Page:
Editorial: Just cook them
Published: August 27, 2010
WE HAVE often used this space to complain about idiotic reporting in the national news media. And here we go again ....
Literally thousands of news stories have appeared in print, online and on radio and TV in the last two weeks about the contamination of a portion of the nation’s egg supply with salmonella.
These stories have breathlessly and alarmingly examined the minute details of where the eggs came from, meticulously counted the number of people who got sick (about 2,400) and the number of eggs to be destroyed (at least 500 million), and given an almost unlimited platform to politicians and activists to demand Congressional hearings, tighter regulation of the food supply, and quicker recalls when something is amiss. The farms that produced the eggs have been investigated, not only for the way they handle their eggs, but how they treat their chickens. Editorials have solemnly pronounced that “the nation’s food supply must be made safe,” and animal rights activists have been permitted to claim that there’s no way it can be as long as farms are run like businesses. Etc., etc.
But amid all those hundreds of thousands of words, the single most important fact about how consumers can protect themselves from becoming ill has hardly been mentioned. Concerned about salmonella or any other kind of bacterial contamination in your eggs? Just cook them before you eat them. Yes, it’s that simple.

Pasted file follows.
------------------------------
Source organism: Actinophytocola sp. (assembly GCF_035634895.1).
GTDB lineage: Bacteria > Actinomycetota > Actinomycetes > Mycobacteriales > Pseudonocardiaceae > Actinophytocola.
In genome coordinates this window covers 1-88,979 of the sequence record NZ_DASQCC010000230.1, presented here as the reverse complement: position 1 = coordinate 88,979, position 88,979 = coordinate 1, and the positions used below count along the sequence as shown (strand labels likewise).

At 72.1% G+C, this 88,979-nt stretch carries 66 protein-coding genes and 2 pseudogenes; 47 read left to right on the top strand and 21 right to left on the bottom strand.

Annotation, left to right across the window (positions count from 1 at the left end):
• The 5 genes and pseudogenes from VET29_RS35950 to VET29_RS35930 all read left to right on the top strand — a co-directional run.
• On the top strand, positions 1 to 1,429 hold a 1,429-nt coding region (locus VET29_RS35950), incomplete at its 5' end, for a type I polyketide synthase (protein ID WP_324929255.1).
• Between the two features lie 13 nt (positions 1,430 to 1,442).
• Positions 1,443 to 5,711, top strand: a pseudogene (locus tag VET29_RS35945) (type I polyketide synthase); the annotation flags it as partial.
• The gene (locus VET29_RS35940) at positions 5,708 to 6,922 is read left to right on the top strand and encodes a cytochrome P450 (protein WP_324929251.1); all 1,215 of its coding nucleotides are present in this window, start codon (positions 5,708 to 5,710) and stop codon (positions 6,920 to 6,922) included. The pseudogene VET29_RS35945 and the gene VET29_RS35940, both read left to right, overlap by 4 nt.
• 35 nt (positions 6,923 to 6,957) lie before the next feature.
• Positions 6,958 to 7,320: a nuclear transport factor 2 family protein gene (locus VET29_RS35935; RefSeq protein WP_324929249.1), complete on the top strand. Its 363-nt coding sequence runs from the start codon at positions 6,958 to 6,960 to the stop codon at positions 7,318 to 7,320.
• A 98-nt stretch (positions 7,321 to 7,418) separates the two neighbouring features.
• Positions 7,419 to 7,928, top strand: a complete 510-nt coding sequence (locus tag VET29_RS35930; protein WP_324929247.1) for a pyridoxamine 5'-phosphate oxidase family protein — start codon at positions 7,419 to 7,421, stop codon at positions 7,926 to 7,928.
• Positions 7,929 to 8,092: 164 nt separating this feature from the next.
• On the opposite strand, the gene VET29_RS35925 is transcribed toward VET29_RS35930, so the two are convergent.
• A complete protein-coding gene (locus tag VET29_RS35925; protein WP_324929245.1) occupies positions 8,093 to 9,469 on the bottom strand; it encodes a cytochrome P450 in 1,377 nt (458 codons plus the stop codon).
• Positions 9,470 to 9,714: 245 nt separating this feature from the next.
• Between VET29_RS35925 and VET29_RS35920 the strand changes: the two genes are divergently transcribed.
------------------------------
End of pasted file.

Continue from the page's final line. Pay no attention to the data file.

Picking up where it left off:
Cooked food is much safer than raw food. That’s why we cook it. In the caveman days, people who developed cooking techniques became sick much less often than those who didn’t. The same thing is true today.
To understand this properly, a few facts are in order: According to the Centers for Disease Control and Prevention, there are about 76 million illnesses and up to 5,000 deaths in the United States each year caused by contaminated food, with the vast majority of cases caused by bacterial species such as salmonella, E coli and staphylococcus. And almost all of these cases could be prevented with proper food handling at home.
Furthermore, it’s important for the media not to mislead the public into believing that there is some magical way the nation’s food supply can be made 100 percent safe. Eliminating harmful bacteria from food simply isn’t possible, because there are just so many bacteria in the environment. The intestinal tract of nearly every animal contains bacteria potentially harmful to humans. And since animals are pooping everywhere, the bacteria are everywhere, too.
The greatest danger of contamination comes from eating uncooked meat, since it is impossible to slaughter and process beef, chicken or pork without feces being somewhere nearby.
Fruits or vegetables which grow close to the ground and which are not peeled or cooked also carry a relatively high chance of contamination, since the ground is where animal feces are commonly found.
Refrigeration of stored food, either before or after cooking, is important, since bacteria grow slowly at low temperatures. So is keeping raw meat away from anything you’ll eat uncooked.
But the most important fact of all is this: Even if something you are about to eat is contaminated with bacteria, when you cook it, the bacteria are killed. If you cook your food thoroughly and eat it soon after cooking, the danger of becoming ill is minimal.
So, cook your eggs, dear Pine Cone readers. That’s all you need to do.